Tonight, as I am preparing to return to the farm, I feel like the selfish boy from Shel Silverstein’s The Giving Tree, that I may be asking too much from something that only has so much to give.
All spring, through everything, I’ve been taking deep breaths and thinking that everything will be better, will get better, once I get back to the farm. The thought of the farmers already at work, of the seeds they’ve planted since March sprouting and growing has been a source of enormous comfort and an active hope that life will go on, that joy persists and will bloom.
But now here it is the night before and while I have my water bottle filled and my snacks packed and both my rain pants and sunhat dug out, I am afraid that I have leaned to much on the possibilities of a few acres, some friends, and hundreds of hours of work and pounds of vegetables.
Last year, working on the farm nicely popped me out of a funk following a bad breakup. People talk about the healing, grounding power of growing things. What I found was the delight of new skills and capabilities that expanded my bruised identity and a deep recalibration of what honesty looks like in the world. Those were good and great pieces to find then. In fact, I’d recommend farmwork for anyone who’s heart has been broken.
However, all that foolish heartbreak and confusion barely even signifies beside what I am asking of the land this time around—to help me with the sadness of my father’s death. We have been saying it is like losing half the North Star.
To remedy that deep a sense of loss, a confusion of primal identity and omnipresent guidance seems too much to ask of anything—kindly tree, living person, or beautiful landscape.
When I lived in the mountains, there was tremendous temptation to anthropomorphize them, to believe that those mountains somehow cared as much for me as I did for them. While the farmland is a little more interactive, it still is a landscape with its own ecology, cycles and systems. True, my actions on the farmscape play more immediately into the layers of systems—human, vegetable, economic, woodchuck, etc.—than my actions on a mountaintop or beside the ocean do, but still, the land itself does not, will not, cannot feel empathy. The eggplants will not grow more beautifully in an attempt to comfort me, the potato beetles will not take the summer off out of respect for the bereaved, and so on.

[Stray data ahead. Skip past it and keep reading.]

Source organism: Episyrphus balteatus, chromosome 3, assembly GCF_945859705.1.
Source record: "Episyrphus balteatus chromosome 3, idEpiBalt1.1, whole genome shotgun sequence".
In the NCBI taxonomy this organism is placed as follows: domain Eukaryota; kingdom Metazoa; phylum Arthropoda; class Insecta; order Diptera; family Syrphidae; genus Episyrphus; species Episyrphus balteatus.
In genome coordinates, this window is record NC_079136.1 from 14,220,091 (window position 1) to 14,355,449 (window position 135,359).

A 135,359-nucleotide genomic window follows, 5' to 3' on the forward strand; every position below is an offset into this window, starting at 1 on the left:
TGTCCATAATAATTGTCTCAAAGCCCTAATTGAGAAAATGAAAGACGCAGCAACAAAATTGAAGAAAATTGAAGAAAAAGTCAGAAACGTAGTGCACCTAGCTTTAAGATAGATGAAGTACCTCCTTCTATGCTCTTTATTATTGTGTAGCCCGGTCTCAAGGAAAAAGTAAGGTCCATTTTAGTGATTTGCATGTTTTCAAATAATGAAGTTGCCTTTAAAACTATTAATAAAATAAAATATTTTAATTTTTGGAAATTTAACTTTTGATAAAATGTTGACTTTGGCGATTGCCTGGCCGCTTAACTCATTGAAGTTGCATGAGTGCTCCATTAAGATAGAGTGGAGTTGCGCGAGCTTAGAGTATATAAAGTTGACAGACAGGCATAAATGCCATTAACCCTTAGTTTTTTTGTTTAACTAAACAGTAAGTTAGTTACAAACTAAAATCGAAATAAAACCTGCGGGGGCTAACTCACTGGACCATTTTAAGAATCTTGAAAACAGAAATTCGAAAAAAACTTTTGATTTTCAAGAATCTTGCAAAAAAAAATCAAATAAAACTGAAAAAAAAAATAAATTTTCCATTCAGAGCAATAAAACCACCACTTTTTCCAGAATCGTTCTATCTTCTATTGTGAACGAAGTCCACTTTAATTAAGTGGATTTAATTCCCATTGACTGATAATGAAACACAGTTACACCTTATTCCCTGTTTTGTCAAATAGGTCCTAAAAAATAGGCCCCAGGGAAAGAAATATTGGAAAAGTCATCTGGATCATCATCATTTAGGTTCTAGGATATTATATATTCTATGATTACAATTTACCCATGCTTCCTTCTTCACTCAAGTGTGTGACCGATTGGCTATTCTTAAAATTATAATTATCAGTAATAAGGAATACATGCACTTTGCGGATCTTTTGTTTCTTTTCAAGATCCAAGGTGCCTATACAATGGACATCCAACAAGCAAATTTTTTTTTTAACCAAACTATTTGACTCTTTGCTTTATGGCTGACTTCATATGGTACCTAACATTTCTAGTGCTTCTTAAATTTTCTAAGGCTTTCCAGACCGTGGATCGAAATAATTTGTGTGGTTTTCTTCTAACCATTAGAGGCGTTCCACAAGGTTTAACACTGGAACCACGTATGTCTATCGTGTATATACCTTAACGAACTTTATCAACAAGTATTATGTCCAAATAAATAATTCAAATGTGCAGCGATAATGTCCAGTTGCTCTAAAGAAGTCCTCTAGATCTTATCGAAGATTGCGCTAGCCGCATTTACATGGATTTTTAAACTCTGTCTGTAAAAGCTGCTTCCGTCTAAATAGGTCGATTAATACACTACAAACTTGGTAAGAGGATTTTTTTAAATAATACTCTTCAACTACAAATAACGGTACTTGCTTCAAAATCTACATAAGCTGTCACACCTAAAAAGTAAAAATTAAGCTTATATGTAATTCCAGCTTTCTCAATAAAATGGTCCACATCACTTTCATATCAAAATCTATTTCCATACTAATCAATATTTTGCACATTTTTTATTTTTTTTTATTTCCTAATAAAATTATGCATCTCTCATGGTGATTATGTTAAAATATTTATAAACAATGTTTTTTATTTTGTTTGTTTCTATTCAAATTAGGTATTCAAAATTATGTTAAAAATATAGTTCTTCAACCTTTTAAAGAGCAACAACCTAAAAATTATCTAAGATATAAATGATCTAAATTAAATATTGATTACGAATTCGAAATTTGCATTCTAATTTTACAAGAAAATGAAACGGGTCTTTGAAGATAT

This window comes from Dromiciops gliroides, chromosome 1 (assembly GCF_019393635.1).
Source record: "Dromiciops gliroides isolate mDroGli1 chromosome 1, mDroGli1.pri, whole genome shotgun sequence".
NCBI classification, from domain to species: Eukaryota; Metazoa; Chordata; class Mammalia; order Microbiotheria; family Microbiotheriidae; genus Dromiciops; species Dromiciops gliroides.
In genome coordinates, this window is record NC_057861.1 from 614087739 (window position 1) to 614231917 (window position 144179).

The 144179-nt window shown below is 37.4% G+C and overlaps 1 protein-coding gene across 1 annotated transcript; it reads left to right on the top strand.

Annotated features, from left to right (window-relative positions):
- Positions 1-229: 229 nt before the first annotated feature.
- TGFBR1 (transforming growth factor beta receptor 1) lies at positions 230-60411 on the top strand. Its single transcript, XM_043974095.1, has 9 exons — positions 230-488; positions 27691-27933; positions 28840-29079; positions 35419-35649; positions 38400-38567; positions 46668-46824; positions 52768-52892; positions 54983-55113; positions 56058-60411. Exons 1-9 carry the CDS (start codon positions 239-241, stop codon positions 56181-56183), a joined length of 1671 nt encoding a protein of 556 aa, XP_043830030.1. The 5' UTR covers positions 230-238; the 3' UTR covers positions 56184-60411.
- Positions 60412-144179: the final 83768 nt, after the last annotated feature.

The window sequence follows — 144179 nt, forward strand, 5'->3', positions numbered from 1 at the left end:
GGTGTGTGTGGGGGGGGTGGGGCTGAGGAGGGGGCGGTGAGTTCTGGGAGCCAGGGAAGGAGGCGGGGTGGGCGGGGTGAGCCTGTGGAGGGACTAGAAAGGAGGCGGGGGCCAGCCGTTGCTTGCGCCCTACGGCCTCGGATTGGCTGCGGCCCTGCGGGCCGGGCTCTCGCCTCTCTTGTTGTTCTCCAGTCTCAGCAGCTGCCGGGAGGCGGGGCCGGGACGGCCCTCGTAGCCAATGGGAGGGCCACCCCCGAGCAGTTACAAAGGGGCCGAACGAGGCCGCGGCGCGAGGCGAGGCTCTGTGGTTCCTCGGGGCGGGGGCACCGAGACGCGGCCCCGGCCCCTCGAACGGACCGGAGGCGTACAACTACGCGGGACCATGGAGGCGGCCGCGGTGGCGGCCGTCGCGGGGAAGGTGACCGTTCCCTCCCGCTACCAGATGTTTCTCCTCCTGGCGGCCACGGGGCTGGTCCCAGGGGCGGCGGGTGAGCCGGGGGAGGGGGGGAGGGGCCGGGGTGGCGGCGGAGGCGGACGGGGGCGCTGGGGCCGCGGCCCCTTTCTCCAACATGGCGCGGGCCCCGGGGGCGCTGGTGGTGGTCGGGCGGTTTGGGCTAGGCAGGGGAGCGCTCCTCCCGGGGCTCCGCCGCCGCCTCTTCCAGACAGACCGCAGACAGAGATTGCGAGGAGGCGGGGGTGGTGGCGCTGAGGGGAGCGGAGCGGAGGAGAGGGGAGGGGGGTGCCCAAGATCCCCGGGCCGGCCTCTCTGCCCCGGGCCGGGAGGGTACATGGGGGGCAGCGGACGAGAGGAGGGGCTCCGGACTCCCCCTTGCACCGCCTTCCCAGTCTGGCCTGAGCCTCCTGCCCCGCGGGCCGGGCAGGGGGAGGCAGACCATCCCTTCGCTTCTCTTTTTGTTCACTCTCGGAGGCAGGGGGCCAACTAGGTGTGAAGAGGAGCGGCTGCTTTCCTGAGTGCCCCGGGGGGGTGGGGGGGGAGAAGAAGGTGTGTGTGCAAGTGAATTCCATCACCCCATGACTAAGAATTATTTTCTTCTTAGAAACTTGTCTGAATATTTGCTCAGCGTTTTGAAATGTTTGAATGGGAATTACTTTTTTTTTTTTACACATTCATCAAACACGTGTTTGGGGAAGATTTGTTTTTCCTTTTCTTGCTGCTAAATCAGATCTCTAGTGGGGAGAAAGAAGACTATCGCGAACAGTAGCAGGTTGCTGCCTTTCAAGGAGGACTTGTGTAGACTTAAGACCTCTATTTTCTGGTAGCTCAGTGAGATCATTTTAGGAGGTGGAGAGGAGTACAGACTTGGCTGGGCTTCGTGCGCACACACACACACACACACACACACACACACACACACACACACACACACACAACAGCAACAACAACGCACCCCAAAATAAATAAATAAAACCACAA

This winter, when we thought my dad was merely depressed from retiring, he and I talked a few times about how excited he was to get back to building rock walls at the farm near my parents’ house and how excited I was to get back to my farm this summer. We missed our farm friends and we missed working with our hands and being able to see how we were useful. My mom put natural bug spray and poison ivy repelling soaps in both our stockings at Christmas.
Until last summer, neither my father nor I had ever worked on farms, or really expressed much interest in it. He was always busy saving New Hampshire and I was usually busy in the mountains. And, even though we talked over each other more than we listened to each other, it was more special than I realized at the time to have that common ground with him, even if our farms were in different states, even if he eschewed having anything to do with the vegetable side of farming, even if I told him he wasn’t really a farmer but a stonemason on a farm. He was a stickler for correctness and passed that critical nature right on down. The important things, though, the true things, are that we each made farm friends and did a lot of good soul searching and were delighted to put our hands in the dirt with other people every day.
At the hospital, there was a window that Dad could walk to for most of his first week there. The window looked west from Concord Hospital, up the hill towards my parents’ house, not quite visible beyond the crest of trees. The farm my dad had fallen in love with, though, was right at the top of the hill, its big yellow house and barn fully visible. On the wonderful day when my sisters and mother and I managed, with the help of some kind and resourceful nurses, to get Dad outside in a wheelchair for some fresh air and to see his beloved dog, as I wheeled him back up, I took him past the window to see the farm.
“I want to get back there,” he said, his voice raspy with dehydration and hope and fear.
“Okay,” I said. “Then you will. And we’ll compare notes from our farms all summer.”
I am not sure, but I do not think he went back to that window again.
One of my saner coping strategies, from even a few days before he died has, been to try to enjoy things twice as much, because the world has lost one of its biggest, loudest, most exuberant fans. As I have been taking my deep breaths and ticking off days on the calendar until I get to the farm, part of the hopeful belief that working on the farm can heal some part of this grief is the need to get back to a hue of joy that I shared with my dad. Even if I can’t call him to swap stories about blisters and hear what’s growing there.
And that is bittersweet.
But, fortunately, this joy is not something that is beyond the land’s capacity to give. To receive that, all I have to do is follow my family’s de facto motto and just show up.